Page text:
I was scanning the forums for something else; but came across this post so I thought I would add my two penn'orth.
After buying one of the Chinese noise sources from EBay, I was quite disappointed with the measurements I obtained with it, I couldn’t get repeatable results, and as I couldn’t be certain of its flatness nor it’s ENR, I was never sure if my problem lay in the RSP or the noise source! I was also aware of the huge amount of noise that was coming from the source and left wondering if the combined noise power of it all may damage the RSP front end. I also noticed that the MMIC’s run incredibly hot from 12V. Within a few months all of the above became irrelevant when the output MMIC died the same as the original poster here ‘glovisol’.
I then purchased a noise source here in the UK from this company http://g8fek.com/index.html
. They not only sell calibrated noise sources but also general purpose ones which are suitable for amateur use. I originally brought a noise source to do simple tests of receiver noise figures by using the application note supplied on their website here (g8fek.com/uploads/9/4/4/3/94435411/rfdesign_an_-1_intro_to_noise_sources.pdf). I used their BBGen which has a flat +-1.5db output from 100KHz to 5GHz (datasheet here http://g8fek.com/uploads/9/4/4/3/944354 ... 090211.pdf
) which produced some repeatable results using an RMS voltmeter, but I've since moved on to using the RSP (I use an RSP1 now discontinued) with the AGC off to produce the two noise on noise off results for the y factor measurement. There is a good tool and information on this method of noise figure measurement on the pages of Owen Duffy here (https://www.owenduffy.net/software/nfm/index.htm
), I use the NFM application with manual entry to do the calculations.
To sweep filters I have followed the BBGen with a wideband MMIC based homebrew amp to sweep cavities at 177MHz and also filters at 28MHz using the RSP as the detector with manual gain adjustment. The same company sells a range of wideband amplifiers BBAxx (http://g8fek.com/lna.html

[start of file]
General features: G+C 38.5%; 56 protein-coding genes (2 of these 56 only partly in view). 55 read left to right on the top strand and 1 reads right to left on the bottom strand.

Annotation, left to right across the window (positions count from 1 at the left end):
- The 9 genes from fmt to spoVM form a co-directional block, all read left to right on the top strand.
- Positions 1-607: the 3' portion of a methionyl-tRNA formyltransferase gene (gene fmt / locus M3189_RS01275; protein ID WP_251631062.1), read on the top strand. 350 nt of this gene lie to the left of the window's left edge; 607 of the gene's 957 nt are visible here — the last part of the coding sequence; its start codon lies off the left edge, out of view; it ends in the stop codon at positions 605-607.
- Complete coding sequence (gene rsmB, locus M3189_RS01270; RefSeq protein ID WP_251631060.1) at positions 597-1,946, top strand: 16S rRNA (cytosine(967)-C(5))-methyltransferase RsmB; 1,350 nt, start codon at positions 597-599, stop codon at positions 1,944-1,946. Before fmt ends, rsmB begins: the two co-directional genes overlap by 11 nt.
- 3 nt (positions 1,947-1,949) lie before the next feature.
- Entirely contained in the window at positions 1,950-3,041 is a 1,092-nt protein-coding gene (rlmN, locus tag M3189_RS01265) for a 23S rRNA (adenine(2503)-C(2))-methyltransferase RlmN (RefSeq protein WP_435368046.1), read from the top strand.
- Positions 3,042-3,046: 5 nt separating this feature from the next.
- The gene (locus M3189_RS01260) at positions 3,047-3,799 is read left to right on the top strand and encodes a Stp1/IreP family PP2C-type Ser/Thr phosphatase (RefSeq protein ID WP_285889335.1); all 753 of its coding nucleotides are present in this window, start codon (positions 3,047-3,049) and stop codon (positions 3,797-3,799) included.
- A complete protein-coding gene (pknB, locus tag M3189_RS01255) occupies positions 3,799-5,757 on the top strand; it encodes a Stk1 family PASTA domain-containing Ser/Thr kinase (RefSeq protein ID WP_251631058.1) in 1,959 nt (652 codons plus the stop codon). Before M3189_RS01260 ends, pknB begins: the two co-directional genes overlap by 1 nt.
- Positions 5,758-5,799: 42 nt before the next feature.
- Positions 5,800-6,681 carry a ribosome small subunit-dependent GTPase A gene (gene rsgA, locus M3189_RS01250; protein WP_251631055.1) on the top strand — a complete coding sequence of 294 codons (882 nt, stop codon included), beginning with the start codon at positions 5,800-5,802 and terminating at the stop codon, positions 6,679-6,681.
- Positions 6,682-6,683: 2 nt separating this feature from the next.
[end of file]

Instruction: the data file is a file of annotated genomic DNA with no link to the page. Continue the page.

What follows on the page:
) which have predicted gain and flatness, I have brought their BBA1 as the amplifier following my noise source to get a higher output level to enable me to add a return loss bridge between the output of the source and the antenna port of the RSP, that way you can look at the RL of ‘devices’ that you put on the unknown port of the bridge.
I have just noticed that they now sell an "RXGen" which has a +/-0.5db accuracy from 2MHz to 2,4GHz. Somewhat better than my original BBGen!
I have been to a few rallies and talked with the designer of these products, we even tested the RSP against a calibrated noise source at the Newark Hamfest last year, and all the numbers stacked up.
I eventually brought an RFD2305 calibrated source so that I could make meaningful measurements. For this post, I did a quick and dirty measurement using the RSP1 and the NFM app to show the gain and NF of a simple MAR8 MMIC amp in a milled box (Images at end of Post)
As you can see, the results are pretty good, the image below was taken from The MAR8 datasheet:-(Images at end of Post)
You just have to bear in mind that we are not talking about several thousand pound systems here; we are talking about low cost tools that will comfortably give you some meaningful and reproducible results within the ‘Amateur’ budget. As long as you keep the RSP device in its linear range, and make sure that you don’t overload the front end by adding too much amplification, the results that I have obtained have always stacked up with professional test kit within a db or so.
I do not work for RF Design UK, the only affiliation that I have with them is that I now know the designer well after discussing many of his products over the last few years. Over those few years have brought noise sources and broadband amplifiers from them. Not only have I been impressed by the quality of product, but the support I have received is excellent too.